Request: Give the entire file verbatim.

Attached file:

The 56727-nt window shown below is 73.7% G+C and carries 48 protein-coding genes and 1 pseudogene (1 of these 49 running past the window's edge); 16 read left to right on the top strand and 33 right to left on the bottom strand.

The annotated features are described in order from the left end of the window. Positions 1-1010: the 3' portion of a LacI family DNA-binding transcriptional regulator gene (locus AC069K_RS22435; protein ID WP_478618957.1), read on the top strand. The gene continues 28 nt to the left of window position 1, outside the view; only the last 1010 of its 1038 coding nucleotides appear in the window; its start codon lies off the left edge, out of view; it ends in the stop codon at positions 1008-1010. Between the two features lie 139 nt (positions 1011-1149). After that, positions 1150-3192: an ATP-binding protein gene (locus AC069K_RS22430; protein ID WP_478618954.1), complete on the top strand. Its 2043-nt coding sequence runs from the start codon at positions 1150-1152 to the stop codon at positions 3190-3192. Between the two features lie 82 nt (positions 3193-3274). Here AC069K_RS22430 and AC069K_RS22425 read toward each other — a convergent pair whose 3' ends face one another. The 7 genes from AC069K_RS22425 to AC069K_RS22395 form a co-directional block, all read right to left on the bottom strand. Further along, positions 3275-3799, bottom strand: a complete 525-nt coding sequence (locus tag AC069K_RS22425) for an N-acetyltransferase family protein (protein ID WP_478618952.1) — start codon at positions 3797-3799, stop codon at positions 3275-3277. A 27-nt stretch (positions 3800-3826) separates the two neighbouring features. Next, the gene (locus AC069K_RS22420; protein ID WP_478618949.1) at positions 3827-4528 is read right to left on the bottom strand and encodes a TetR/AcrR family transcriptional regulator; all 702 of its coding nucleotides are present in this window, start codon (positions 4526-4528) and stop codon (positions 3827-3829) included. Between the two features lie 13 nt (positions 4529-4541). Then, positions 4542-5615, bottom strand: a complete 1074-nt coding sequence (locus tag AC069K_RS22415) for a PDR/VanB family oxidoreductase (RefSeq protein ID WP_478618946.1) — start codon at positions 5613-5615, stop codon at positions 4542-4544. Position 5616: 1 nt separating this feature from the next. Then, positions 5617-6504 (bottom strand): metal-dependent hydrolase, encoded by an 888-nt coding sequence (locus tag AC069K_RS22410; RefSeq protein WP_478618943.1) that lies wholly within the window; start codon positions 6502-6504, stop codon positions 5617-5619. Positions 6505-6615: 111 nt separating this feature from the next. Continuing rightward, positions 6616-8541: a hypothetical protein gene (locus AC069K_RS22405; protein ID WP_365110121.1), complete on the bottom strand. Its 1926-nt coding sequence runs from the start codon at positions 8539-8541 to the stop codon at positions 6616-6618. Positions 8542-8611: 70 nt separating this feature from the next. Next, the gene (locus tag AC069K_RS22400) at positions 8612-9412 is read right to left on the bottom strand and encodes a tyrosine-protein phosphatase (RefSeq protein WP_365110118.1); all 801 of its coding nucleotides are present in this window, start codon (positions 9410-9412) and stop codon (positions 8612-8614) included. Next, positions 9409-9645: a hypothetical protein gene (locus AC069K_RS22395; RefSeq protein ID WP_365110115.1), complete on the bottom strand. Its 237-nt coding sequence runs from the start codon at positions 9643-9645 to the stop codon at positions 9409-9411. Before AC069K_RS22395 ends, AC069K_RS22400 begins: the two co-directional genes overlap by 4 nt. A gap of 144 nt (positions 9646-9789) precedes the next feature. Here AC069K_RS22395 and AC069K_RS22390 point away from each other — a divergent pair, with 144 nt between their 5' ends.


The 56727-nt window shown below is 73.7% G+C and carries 48 protein-coding genes and 1 pseudogene (1 of these 49 running past the window's edge); 16 read left to right on the top strand and 33 right to left on the bottom strand.

The annotated features are described in order from the left end of the window. Positions 1-1010: the 3' portion of a LacI family DNA-binding transcriptional regulator gene (locus AC069K_RS22435; protein ID WP_478618957.1), read on the top strand. The gene continues 28 nt to the left of window position 1, outside the view; only the last 1010 of its 1038 coding nucleotides appear in the window; its start codon lies off the left edge, out of view; it ends in the stop codon at positions 1008-1010. Between the two features lie 139 nt (positions 1011-1149). After that, positions 1150-3192: an ATP-binding protein gene (locus AC069K_RS22430; protein ID WP_478618954.1), complete on the top strand. Its 2043-nt coding sequence runs from the start codon at positions 1150-1152 to the stop codon at positions 3190-3192. Between the two features lie 82 nt (positions 3193-3274). Here AC069K_RS22430 and AC069K_RS22425 read toward each other — a convergent pair whose 3' ends face one another. The 7 genes from AC069K_RS22425 to AC069K_RS22395 form a co-directional block, all read right to left on the bottom strand. Further along, positions 3275-3799, bottom strand: a complete 525-nt coding sequence (locus tag AC069K_RS22425) for an N-acetyltransferase family protein (protein ID WP_478618952.1) — start codon at positions 3797-3799, stop codon at positions 3275-3277. A 27-nt stretch (positions 3800-3826) separates the two neighbouring features. Next, the gene (locus AC069K_RS22420; protein ID WP_478618949.1) at positions 3827-4528 is read right to left on the bottom strand and encodes a TetR/AcrR family transcriptional regulator; all 702 of its coding nucleotides are present in this window, start codon (positions 4526-4528) and stop codon (positions 3827-3829) included. Between the two features lie 13 nt (positions 4529-4541). Then, positions 4542-5615, bottom strand: a complete 1074-nt coding sequence (locus tag AC069K_RS22415) for a PDR/VanB family oxidoreductase (RefSeq protein ID WP_478618946.1) — start codon at positions 5613-5615, stop codon at positions 4542-4544. Position 5616: 1 nt separating this feature from the next. Then, positions 5617-6504 (bottom strand): metal-dependent hydrolase, encoded by an 888-nt coding sequence (locus tag AC069K_RS22410; RefSeq protein WP_478618943.1) that lies wholly within the window; start codon positions 6502-6504, stop codon positions 5617-5619. Positions 6505-6615: 111 nt separating this feature from the next. Continuing rightward, positions 6616-8541: a hypothetical protein gene (locus AC069K_RS22405; protein ID WP_365110121.1), complete on the bottom strand. Its 1926-nt coding sequence runs from the start codon at positions 8539-8541 to the stop codon at positions 6616-6618. Positions 8542-8611: 70 nt separating this feature from the next. Next, the gene (locus tag AC069K_RS22400) at positions 8612-9412 is read right to left on the bottom strand and encodes a tyrosine-protein phosphatase (RefSeq protein WP_365110118.1); all 801 of its coding nucleotides are present in this window, start codon (positions 9410-9412) and stop codon (positions 8612-8614) included. Next, positions 9409-9645: a hypothetical protein gene (locus AC069K_RS22395; RefSeq protein ID WP_365110115.1), complete on the bottom strand. Its 237-nt coding sequence runs from the start codon at positions 9643-9645 to the stop codon at positions 9409-9411. Before AC069K_RS22395 ends, AC069K_RS22400 begins: the two co-directional genes overlap by 4 nt. A gap of 144 nt (positions 9646-9789) precedes the next feature. Here AC069K_RS22395 and AC069K_RS22390 point away from each other — a divergent pair, with 144 nt between their 5' ends.